I think Nikki gave some good examples but did want to comment on that 50 year title that’s been owned by one party. That search can actually be one of the toughest to run in Georgia because once you get back 50 years the records get cloudy. You’re also bound to run into a probate at that point which brings heirs in. Old probates are tough to navigate and can leave claims open for years to come, especially if children were involved.

    Also, old properties have problems all the time with legal descriptions, encroachments, and other survey issues. Cant tell you how many times I’ve found that the long winding driveway someone has been using they dont have any rights in because grandpa sold that land a couple of years ago.

    Granted, we do look for these things but it can be easily missed especially when your using old handwritten deeds. So with the old properties probate and survey is usually the issue.

    Another big thing we have to watch for is divorces. A deed may be of record where a ex-husband transfers his interest in the property but without reviewing all the divorce documents you may not know that upon sale the wife has to give the ex 1/2 of the proceeds of the sale. This again is something you look for but the divorces arent always filed in the same county as the property so you may not even know.

    I could go on with examples all day but simply put, While I will admit that title insurance is something the odds say you probably wont need, it is something that when you do need it is irreplaceable. It is well worth the price when you consider loosing your property and equity.

  6. Wendy says:

    I did want to comment on the attorney that didnt answer the purchaser’s question. That was wrong – the attorney has a duty to inform them that Owner’s coverage is optional. Lenders is not. They also have a duty to inform a purchaser of what it means if they dont purchase title insurance.

  7. Ralph says:

    Thank you for your engaging blog on this topic. Here is my problem with Owner’s Title Insurance…How would title people like it if they went to the doctor for a procedure and he/she said…Here are the charges for this surgical procedure. That line there is optional you can choose to buy malpractice insurance in case I screw up while I have you opened up but if you elect to not buy my insurance then you are on your own if I screw up. This is EXACTLY what the title industry is doing…buy this insurance to cover any mistake that we may have made. I’m closing on a home in July and I will not be taken hostage on this sham! Know this title company…do your job correctly and there will be know worries…screw up? and I’m coming after you!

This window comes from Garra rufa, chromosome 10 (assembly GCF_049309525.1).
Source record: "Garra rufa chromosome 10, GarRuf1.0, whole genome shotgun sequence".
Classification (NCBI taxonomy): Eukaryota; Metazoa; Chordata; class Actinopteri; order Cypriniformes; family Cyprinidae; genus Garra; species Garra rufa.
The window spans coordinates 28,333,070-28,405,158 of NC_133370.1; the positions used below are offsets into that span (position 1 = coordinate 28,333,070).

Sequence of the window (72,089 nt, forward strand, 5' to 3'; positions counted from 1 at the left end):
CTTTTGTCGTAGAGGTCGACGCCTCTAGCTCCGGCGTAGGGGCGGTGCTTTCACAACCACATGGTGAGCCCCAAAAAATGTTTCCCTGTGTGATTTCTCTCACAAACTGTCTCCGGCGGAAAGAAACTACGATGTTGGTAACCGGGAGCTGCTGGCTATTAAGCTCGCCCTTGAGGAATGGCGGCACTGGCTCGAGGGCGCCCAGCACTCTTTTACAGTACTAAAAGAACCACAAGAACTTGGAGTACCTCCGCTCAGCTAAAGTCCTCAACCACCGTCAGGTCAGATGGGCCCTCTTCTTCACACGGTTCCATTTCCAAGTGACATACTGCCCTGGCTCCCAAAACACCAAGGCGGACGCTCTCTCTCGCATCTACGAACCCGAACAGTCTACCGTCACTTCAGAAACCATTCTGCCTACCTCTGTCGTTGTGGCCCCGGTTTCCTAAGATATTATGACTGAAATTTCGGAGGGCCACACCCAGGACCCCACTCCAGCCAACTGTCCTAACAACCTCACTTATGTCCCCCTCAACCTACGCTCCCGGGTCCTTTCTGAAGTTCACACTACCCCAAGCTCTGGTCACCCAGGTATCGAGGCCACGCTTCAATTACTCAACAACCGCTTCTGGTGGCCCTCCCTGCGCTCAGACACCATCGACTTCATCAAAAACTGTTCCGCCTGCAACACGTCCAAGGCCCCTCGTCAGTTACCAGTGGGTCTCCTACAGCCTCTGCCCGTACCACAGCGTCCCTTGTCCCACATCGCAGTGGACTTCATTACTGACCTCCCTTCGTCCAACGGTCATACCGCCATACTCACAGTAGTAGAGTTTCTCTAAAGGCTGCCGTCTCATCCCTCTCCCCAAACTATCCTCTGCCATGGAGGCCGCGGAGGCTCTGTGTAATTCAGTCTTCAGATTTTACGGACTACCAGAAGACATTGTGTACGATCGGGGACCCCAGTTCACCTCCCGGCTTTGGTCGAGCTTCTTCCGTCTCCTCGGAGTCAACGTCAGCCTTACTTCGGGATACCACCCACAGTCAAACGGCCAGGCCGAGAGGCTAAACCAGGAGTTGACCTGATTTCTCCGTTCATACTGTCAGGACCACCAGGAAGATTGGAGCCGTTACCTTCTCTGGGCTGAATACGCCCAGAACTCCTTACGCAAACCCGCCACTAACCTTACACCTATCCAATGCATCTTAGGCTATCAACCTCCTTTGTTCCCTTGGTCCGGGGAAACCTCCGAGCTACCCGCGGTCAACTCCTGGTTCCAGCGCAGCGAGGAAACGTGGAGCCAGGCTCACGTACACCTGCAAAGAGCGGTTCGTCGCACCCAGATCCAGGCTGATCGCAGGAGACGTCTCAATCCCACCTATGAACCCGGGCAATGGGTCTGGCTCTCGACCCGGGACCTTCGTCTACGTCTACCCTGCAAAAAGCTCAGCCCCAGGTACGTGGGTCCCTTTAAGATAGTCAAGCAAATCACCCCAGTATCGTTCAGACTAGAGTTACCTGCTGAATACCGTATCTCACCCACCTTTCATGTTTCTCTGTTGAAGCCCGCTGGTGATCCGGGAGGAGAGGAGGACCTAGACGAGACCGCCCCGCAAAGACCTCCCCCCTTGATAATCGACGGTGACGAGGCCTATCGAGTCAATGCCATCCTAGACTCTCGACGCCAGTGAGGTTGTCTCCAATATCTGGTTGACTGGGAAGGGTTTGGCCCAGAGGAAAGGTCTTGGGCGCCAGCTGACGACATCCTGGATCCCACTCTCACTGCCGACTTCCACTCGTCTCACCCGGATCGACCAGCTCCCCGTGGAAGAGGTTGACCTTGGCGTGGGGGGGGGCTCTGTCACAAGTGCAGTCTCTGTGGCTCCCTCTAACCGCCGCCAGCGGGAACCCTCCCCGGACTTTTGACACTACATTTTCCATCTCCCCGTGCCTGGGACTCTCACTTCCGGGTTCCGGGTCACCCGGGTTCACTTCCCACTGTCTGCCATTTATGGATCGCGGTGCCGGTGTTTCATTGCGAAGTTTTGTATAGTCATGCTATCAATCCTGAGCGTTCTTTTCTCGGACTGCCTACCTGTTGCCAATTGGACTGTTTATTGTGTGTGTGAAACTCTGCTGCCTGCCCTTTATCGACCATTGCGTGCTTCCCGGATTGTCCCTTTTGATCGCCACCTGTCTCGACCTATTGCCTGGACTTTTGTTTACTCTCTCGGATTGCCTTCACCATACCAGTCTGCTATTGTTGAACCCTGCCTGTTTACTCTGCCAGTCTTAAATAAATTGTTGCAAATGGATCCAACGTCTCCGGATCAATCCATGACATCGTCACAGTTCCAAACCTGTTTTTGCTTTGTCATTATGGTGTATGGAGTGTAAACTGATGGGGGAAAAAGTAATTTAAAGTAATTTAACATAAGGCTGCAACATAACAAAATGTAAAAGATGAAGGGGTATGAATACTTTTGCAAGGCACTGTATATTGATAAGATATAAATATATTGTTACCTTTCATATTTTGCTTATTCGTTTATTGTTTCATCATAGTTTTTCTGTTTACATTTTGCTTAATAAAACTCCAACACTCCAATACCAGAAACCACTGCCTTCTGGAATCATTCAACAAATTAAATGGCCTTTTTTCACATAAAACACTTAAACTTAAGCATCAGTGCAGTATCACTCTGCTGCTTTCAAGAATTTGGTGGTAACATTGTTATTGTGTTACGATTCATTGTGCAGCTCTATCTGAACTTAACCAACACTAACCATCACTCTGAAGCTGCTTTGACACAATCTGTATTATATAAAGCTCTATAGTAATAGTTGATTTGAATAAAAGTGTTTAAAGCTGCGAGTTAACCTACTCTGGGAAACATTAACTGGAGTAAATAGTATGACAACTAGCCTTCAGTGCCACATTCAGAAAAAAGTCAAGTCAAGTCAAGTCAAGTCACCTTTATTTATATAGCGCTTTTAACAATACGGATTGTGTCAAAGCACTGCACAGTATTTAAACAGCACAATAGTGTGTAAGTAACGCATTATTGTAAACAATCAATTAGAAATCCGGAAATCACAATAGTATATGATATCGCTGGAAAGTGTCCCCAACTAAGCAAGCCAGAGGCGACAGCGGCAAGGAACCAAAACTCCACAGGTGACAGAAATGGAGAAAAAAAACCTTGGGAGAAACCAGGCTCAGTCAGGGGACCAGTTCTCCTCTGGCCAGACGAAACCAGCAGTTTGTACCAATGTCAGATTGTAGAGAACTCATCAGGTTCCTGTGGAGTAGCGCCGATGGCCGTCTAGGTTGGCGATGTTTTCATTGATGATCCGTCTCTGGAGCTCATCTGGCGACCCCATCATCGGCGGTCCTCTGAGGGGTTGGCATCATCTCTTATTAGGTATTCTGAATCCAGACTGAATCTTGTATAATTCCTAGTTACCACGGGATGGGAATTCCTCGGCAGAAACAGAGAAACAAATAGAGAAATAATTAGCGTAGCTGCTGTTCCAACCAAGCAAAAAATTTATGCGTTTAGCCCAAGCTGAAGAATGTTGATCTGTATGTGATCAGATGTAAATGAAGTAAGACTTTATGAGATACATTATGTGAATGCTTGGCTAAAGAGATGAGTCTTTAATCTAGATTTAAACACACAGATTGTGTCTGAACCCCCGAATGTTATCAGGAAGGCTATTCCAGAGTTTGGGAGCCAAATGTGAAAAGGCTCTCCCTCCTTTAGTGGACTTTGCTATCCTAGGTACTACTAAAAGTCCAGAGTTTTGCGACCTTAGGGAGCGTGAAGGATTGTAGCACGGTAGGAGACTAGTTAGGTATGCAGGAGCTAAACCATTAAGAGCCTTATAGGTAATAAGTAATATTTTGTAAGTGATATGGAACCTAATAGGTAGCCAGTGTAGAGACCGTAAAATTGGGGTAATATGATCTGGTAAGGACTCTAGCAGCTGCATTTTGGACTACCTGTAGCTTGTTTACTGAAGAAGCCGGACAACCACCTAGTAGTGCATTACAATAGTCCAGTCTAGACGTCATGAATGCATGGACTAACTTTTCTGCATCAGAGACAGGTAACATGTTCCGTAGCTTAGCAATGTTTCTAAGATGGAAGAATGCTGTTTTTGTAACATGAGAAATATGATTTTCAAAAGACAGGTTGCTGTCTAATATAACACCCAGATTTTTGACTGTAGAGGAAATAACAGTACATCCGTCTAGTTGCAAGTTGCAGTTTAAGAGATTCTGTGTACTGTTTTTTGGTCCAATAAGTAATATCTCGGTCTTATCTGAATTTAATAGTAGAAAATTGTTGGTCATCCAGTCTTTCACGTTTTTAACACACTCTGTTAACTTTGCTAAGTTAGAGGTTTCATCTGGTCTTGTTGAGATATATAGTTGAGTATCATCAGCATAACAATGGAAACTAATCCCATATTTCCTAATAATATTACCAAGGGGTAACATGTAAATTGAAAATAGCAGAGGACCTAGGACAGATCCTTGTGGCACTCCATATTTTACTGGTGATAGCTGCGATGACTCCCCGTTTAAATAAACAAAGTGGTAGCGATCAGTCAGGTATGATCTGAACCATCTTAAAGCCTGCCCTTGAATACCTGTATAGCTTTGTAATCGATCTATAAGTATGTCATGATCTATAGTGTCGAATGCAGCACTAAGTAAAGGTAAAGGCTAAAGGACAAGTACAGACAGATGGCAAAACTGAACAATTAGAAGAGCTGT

8. Jeff says:

    I just spoke to the settlement company I’m using and they made it sound like the Owner’s Title Insurance is required on a home purchase. In fact, they didn’t even ask if I wanted standard or premium coverage – they automatically chose the standard coverage for me and my guess is that it’s because they get their cut of the profit either way so there’s no real incentive for them to up-sell.

    At a minimum, they should ask us if we wanted the insurance and if so, what type of coverage we want. How would you like it if you rented a car and they automatically assume you want to purchase insurance coverage and don’t tell you that it’s optional?

  9. Gary says:

    I will be closing on a new home in the middle of an established community built by a major national developer (Toll Brothers). It would seem to me, that I would be at an even lower risk, then buying from a previous owner, and the owners title insurance would be a waste of $$$. By the way, the charge for a $600K home is almost $2500. The lenders insurance about $1100. Seems excessive. Comments please.

  10. FranklyRealty.com says:

    What does your agent say?

    I can’t give advice on this, especially if I am not your agent.

  11. Gary says:

    No real estate agent involved. We visited the sales office of the developer and went from there. Closing in about 3 weeks and the latest GFE shows both title insurances, which led me to research and your blog.

  12. FranklyRealty.com says:

    Should have used an agent. Doesn’t cost you a dime, and we might actually know a thing or two and some of the builder tricks they use to get a few several thousand more out of you.